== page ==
Tuesday, June 5, 2012, is fast approaching and with it the launch of the Next Generation GMAT with Integrated Reasoning. I can only imagine what test takers are thinking — that it’s probably a little stressful to be contemplating the changes to the test and that it’s unclear what importance schools will put on an IR score in evaluating your application. Actually, I can do a bit more than just imagine, as I took the exam myself in 1998.
Nobody likes change. Even my 18-month-old daughter can tell you that. For her, the change from a bottle to a “sippy cup” was tough, until she realized that the cup offered better control, a chance to show off a new set of skills and a path to more choices in drinkables. Now, she’s happily drinking away and the trauma she conjured up never quite materialized. Well, except for my wife and I. For us the trauma was real … and loud.
I can also imagine that some of you are wondering why these changes to the GMAT exam are, seemingly, being thrust upon you. After all, isn’t the GMAT exam just a standardized test that allows you to be compared objectively with all of your peers in front of an admissions committee?
Sure the GMAT exam does that, but it is more than just a standardized test — it is an exam built to purpose. For nearly 60 years the GMAT exam has been built to measure the skills necessary to succeed in a graduate management program, whether your goal is an MBA or a masters in accountancy or finance, for example.
In a recent survey, 740 faculty members from management programs worldwide identified an emerging set of skills that the business community is telling them are — and will continue to be— essential to success at the management and executive level. Schools went on to tell us that they needed to know that incoming students could demonstrate their ability in these emerging skills as the schools themselves began to develop coursework to develop and strengthen them. We named these skills Integrated Reasoning, and they are at the heart of the new section.
Examples from the business world validate the relevance of these skills, as data mining and analysis are critical in identifying purchase behaviors, cost factors, and opportunities to improve efficiencies. Even in graduate management programs, the case study approach (a typical methodology to teach various management concepts) requires students to integrate many different sources of information (graphical, tabular, text-based) to answer questions or provide a solutions to business problems. So Integrated Reasoning skills are relevant in school and on the job, but that doesn’t mean that they’re completely new to you. Students who have participated in pilot studies for the Next Gen GMAT and who have taken the Integrated Reasoning section have told us that they are already using these skills in their undergraduate study at or at work. One student said, “…it’s just the PowerPoint, spreadsheet paradigm we live in every day.”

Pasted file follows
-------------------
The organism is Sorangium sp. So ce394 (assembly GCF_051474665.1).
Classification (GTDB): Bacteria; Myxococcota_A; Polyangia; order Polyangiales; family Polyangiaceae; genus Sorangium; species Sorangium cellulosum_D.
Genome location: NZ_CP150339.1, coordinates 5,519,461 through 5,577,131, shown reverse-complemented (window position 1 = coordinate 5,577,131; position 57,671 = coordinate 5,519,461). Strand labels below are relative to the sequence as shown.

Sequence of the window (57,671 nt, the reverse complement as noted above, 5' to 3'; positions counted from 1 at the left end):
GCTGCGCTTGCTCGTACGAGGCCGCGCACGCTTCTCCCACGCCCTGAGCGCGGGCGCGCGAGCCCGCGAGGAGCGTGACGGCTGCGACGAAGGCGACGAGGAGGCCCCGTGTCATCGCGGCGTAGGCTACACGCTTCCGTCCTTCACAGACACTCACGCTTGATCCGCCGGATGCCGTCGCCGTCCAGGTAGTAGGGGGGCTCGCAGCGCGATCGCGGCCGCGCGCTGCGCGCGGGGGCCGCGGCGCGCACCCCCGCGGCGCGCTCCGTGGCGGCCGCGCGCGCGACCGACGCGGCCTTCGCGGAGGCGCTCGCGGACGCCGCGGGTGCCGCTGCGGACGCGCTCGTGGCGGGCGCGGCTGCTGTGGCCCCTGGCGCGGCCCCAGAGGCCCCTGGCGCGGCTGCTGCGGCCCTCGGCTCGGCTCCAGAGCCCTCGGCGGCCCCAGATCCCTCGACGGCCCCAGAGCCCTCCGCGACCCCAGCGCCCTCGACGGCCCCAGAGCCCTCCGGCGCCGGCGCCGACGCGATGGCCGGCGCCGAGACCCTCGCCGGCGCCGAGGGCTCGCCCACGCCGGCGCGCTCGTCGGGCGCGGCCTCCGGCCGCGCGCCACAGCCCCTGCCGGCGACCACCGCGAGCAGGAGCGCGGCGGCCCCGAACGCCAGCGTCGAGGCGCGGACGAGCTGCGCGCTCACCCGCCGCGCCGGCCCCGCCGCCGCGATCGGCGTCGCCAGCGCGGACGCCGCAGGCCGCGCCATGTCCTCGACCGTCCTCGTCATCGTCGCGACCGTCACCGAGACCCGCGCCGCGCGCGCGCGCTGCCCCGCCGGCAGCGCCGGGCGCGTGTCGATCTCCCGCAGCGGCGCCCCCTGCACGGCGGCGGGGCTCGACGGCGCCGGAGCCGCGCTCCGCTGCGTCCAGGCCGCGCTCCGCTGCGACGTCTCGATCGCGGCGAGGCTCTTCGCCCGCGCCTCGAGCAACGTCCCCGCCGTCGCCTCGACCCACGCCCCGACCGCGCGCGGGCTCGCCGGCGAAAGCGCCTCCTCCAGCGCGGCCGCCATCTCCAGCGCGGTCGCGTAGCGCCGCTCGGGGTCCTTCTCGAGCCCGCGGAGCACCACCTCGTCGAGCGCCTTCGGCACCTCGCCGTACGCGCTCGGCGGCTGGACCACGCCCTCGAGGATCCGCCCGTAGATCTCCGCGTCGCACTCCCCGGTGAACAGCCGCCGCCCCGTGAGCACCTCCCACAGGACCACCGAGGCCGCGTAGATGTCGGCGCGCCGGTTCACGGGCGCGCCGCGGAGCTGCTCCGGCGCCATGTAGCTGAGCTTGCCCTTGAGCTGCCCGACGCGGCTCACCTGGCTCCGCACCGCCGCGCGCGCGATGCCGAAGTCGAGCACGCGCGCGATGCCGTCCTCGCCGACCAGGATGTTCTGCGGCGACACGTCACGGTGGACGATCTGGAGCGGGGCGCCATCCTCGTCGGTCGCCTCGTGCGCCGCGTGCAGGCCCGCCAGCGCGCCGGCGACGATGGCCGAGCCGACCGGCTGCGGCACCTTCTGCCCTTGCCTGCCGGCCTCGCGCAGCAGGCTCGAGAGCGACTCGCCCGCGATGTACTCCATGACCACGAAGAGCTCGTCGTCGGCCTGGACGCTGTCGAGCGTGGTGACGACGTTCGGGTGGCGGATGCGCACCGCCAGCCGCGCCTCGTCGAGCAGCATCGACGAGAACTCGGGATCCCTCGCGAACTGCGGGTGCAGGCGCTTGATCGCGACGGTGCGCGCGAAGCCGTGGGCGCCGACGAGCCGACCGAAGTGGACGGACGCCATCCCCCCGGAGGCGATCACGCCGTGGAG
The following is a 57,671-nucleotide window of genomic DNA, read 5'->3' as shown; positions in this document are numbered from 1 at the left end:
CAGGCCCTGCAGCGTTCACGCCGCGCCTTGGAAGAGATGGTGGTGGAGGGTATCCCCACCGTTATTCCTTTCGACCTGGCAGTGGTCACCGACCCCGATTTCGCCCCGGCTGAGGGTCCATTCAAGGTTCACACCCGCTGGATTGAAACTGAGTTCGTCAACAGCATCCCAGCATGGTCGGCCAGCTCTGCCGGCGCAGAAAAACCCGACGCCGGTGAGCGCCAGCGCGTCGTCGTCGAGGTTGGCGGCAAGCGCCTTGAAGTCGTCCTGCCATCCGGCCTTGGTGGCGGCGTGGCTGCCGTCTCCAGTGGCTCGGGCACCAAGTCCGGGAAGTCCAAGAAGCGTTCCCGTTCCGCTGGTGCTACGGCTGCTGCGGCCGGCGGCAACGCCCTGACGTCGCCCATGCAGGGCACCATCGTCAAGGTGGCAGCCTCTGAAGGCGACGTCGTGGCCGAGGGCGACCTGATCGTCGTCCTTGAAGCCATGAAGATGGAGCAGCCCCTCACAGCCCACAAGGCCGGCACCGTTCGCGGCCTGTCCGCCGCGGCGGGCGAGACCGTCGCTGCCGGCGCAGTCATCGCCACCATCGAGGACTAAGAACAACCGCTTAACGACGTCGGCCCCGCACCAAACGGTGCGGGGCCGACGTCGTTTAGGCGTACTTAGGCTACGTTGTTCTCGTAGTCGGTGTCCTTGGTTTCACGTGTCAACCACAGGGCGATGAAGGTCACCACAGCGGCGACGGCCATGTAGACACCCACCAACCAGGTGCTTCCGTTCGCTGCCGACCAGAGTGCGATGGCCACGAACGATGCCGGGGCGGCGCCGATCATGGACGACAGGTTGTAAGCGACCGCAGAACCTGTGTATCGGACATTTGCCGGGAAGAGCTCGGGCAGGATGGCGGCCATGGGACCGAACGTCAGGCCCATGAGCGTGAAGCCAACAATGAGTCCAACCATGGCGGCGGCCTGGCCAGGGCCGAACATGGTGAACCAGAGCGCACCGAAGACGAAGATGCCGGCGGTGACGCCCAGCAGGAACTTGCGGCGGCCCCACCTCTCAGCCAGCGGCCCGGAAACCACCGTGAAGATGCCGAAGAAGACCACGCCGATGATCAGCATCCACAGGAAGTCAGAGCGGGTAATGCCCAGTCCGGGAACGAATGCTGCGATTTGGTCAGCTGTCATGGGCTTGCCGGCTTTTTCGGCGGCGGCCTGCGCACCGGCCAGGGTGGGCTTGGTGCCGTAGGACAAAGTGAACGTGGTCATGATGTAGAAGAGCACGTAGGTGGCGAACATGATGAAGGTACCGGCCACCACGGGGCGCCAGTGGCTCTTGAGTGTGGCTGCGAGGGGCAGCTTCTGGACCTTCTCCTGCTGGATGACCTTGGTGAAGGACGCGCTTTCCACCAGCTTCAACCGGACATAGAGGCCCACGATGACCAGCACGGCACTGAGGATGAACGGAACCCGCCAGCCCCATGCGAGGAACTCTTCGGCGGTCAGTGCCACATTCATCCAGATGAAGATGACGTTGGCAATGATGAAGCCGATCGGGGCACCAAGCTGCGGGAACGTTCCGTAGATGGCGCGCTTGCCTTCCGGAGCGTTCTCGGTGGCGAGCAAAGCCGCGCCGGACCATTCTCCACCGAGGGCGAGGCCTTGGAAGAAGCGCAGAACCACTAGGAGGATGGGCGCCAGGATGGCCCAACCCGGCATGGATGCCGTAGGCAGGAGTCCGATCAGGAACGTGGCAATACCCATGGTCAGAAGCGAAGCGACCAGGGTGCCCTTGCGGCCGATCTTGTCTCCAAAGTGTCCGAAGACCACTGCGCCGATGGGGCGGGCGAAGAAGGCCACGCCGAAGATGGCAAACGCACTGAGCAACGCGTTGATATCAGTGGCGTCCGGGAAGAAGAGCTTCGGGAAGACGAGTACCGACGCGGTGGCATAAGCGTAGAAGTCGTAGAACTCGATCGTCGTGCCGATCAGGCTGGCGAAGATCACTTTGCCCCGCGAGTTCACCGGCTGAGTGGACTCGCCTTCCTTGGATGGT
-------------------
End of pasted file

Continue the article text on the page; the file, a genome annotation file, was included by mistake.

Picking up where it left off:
All this to say, you don’t need to be nervous about the Next Generation GMAT exam, and you don’t need to panic. To help you prepare, we have created a hub of information on mba.com to familiarize you with the new Integrated Reasoning section, the skills being measured, and the questions. On the hub you will find examples of question formats and appropriate directions to help your respond. We will publish new test preparation materials in April: the 13th edition of the Official Guide to GMAT Review and free GMATPrep software.
If you’re wondering how you might prepare for the Next Generation GMAT exam in just two months, remember this: The Quantitative and Verbal Sections will remain the same, as will the Analysis of an Argument essay. You will still get separate Quant and Verbal scores and a Total score to send to schools, just like before. You will still get a separate essay score, too. And now you will also get a separate IR score.
You can begin your preparation for the Quant, Verbal and AWA sections of the GMAT exam now. When the new test preparation material is released in April, you can switch your attention to preparing for the Integrated Reasoning section.
One more thing to remember is that, time-wise, the test will not be any longer. Our goal in developing the Next Gen GMAT exam wasn’t to make the test harder; it was to make the test better. Better at testing relevant skills for today’s management education classroom and better at helping you differentiate yourself from other applicants by showing you have those skills.
The GMAT test has evolved continuously since its launch in 1954. We take great pride in being not just a leader in developing the gold standard of admissions exams, but also in being a leader in the discovery of talent. This means that with the Next Gen GMAT exam, we’re developing a 21st century assessment to help prepare you — the 21st century student — for the 21st century business environment in which you have chosen to make your career and your future.
-Ashok Sarathy, Vice President, GMAT Program